The ‘open’ yeast spSR (1WTC) structure with the ATP analogue AMPPCP shows it binds at the dimer interface37, virtually identical to the position we observe in our ‘closed’ hSR structure with malonate and ATP (Supplementary Fig. 8). Differences between ‘open’ yeast (1V71 and 1WTC) and ‘open’ hSR structures (5x2l, 6slh, 6zuj, 7nbc, 7nbd, 7nbf, 7nbg and 7nbh) means the ATP binding pocket does not exist in the ‘open’ hSR structure (Supplementary Fig. 2g).
ATP and malonate cooperatively increase the thermal stability of hSR
Thermal stability of hSR was assessed under different experimental conditions ( ± ATP, malonate). The reference Tm of SR with no additives (0 ATP, 0 malonate) was 47.3 ± 0.3 °C. Thermal denaturation curves (Fig. 4a) showed a negative (destabilising) thermal shift with 1 mM ATP and no malonate (ΔTm = −1.3 °C) and a positive (stabilising) thermal shift with no ATP and 1 mM malonate (ΔTm = +1.2 °C). The greatest thermal shift generated was in the presence of both 1 mM ATP and 1 mM malonate (ΔTm = +3.7 °C).
Further analysis across a malonate concentration series (0–1 mM) showed that the basal thermal stability of SR with ATP at low concentrations of malonate (<0.1 mM) is reduced compared to that of SR without ATP (Fig. 4b). It is known that malonate exerts allosteric effects on the ATP site that increases the affinity of hSR for ATP by 100-fold and in turn, that ATP modulates malonate binding to the catalytic site and increases hSR affinity for malonate by at least 9-fold54. Moreover, it has been demonstrated that ATP binding to hSR induces a conformational change in the active site, decreasing its polarity and accessibility to solvent45. An H-bond network links the active and ATP sites helping to mediate the conformational transition from an open ‘inactive’ to a closed ‘active’ SR37,45,55. Our thermal stability data suggest that malonate concentrations >0.1 mM are required to achieve the cooperative stabilising effect of ATP and malonate. Thermal stability experiments on XChem compounds typically showed no significant shifts in Tm.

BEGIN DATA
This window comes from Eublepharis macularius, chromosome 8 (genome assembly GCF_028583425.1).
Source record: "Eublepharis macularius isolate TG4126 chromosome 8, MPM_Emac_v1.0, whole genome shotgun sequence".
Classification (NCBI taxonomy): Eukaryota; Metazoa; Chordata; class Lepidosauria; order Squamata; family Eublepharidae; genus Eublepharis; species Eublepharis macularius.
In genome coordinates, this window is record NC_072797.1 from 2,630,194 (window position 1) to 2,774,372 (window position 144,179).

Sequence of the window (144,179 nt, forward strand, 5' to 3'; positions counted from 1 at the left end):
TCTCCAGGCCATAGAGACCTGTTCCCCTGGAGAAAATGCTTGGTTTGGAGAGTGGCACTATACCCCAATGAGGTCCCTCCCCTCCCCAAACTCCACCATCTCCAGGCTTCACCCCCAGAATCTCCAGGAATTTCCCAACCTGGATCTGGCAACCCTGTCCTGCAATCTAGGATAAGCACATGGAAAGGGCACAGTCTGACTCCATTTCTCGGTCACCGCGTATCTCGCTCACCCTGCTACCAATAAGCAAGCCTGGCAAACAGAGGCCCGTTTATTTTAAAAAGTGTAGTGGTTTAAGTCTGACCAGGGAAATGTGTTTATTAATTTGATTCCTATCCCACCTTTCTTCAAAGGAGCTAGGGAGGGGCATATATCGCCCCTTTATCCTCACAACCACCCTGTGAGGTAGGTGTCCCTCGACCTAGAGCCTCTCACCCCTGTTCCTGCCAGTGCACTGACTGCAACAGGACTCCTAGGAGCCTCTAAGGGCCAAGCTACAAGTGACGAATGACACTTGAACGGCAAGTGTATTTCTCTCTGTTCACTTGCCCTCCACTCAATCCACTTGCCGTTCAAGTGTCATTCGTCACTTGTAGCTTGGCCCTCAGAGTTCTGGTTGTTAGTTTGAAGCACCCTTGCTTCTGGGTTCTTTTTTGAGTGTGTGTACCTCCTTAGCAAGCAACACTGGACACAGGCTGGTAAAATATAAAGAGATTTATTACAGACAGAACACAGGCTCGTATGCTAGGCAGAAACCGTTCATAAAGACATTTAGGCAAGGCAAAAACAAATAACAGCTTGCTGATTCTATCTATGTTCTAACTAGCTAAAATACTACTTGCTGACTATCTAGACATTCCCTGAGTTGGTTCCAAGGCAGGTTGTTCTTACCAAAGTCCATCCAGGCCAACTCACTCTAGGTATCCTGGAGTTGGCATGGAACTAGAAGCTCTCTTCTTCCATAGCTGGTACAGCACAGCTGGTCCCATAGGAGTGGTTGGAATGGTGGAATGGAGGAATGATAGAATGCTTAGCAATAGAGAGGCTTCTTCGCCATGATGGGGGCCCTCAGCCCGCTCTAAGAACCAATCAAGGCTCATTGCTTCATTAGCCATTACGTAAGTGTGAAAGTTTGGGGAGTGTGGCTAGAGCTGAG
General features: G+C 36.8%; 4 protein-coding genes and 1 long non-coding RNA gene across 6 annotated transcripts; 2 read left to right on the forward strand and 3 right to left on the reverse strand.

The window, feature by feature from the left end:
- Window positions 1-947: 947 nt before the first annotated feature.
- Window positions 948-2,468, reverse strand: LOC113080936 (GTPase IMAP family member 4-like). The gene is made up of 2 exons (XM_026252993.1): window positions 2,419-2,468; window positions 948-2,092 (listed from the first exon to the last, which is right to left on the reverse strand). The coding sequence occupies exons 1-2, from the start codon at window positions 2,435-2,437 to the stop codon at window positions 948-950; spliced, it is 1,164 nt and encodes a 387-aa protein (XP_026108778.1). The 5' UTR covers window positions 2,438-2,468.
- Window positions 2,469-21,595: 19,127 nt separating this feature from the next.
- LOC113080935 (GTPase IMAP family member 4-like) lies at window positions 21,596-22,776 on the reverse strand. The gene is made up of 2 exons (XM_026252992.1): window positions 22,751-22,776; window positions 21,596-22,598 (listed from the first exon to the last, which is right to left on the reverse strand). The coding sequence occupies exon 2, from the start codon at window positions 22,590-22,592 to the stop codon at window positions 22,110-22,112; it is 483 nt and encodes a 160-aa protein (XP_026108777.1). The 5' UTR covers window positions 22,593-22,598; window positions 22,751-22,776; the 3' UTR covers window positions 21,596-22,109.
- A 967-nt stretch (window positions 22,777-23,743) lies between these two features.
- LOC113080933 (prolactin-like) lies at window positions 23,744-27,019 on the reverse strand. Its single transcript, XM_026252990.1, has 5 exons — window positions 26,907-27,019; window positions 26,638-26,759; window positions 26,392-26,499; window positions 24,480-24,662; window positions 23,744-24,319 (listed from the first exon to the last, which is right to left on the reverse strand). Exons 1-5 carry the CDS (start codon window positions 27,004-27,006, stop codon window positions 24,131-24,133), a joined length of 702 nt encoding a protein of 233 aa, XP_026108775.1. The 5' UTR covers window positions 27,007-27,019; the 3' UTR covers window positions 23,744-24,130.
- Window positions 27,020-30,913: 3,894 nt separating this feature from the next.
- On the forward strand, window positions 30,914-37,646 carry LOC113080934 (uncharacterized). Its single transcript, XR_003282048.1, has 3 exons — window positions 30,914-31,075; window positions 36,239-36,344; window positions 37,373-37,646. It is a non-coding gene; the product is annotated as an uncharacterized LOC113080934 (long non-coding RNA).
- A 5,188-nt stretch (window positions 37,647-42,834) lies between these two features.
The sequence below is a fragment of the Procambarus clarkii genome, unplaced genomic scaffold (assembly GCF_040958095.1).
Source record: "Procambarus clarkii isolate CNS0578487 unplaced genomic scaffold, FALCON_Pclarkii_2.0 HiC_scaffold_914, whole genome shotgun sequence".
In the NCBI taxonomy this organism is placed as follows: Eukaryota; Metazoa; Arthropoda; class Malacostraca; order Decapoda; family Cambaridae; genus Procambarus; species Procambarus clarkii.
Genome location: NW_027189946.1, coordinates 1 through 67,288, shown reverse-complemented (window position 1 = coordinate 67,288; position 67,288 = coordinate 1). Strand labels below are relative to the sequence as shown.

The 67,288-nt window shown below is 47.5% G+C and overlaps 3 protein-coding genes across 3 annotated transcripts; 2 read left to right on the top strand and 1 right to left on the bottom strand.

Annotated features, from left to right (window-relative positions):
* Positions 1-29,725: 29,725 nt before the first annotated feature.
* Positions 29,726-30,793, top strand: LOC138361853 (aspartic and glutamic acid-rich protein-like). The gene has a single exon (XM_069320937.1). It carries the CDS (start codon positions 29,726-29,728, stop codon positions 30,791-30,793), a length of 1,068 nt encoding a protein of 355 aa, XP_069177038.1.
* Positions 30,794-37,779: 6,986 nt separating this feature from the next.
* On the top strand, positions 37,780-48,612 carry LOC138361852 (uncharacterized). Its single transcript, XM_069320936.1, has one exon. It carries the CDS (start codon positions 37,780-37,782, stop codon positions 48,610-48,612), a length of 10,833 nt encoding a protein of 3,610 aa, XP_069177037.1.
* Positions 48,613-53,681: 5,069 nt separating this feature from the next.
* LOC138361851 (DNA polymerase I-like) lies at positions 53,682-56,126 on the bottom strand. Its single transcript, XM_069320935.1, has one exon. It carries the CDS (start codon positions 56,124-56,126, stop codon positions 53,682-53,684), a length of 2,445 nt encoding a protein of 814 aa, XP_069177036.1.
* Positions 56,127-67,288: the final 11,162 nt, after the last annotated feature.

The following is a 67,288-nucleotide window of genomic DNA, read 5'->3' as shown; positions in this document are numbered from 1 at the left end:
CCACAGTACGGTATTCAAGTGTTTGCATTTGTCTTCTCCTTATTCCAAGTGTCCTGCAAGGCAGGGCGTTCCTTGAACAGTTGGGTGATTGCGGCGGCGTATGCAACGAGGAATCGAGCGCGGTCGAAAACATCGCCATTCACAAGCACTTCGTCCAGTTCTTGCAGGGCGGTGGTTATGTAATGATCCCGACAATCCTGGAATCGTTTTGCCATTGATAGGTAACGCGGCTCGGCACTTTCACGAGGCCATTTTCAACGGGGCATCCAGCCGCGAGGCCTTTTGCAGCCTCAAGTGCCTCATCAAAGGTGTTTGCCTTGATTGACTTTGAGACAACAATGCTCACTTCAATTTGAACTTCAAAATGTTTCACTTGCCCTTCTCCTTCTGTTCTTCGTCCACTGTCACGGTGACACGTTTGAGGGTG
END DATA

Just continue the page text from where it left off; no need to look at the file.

Compounds 1-x0495 and 13-x0430 bind to different open conformations of the small domain
The highly flexible small domain of hSR contains a small mobile subdomain (residues 78–81 and 101–148) linked to the large domain by four flexible regions (residues 68–77, 82–85, 99–101 and 149–151)33. The flexible region comprising residues 149–151 corresponds to the C-terminal β-strand of the small domain and for all three residues, changes in the phi-psi angles were observed between ‘open’ and ‘closed’ conformations of hSR33. In our previously published ‘open’ hSR structure (6SLH), two distinct positions were observed for the small domain in the C-subunit (Supplementary Fig. 1 in33), however in the optimised XChem crystal form, a single position is observed for the small domain of the C-subunit (see Methods for details).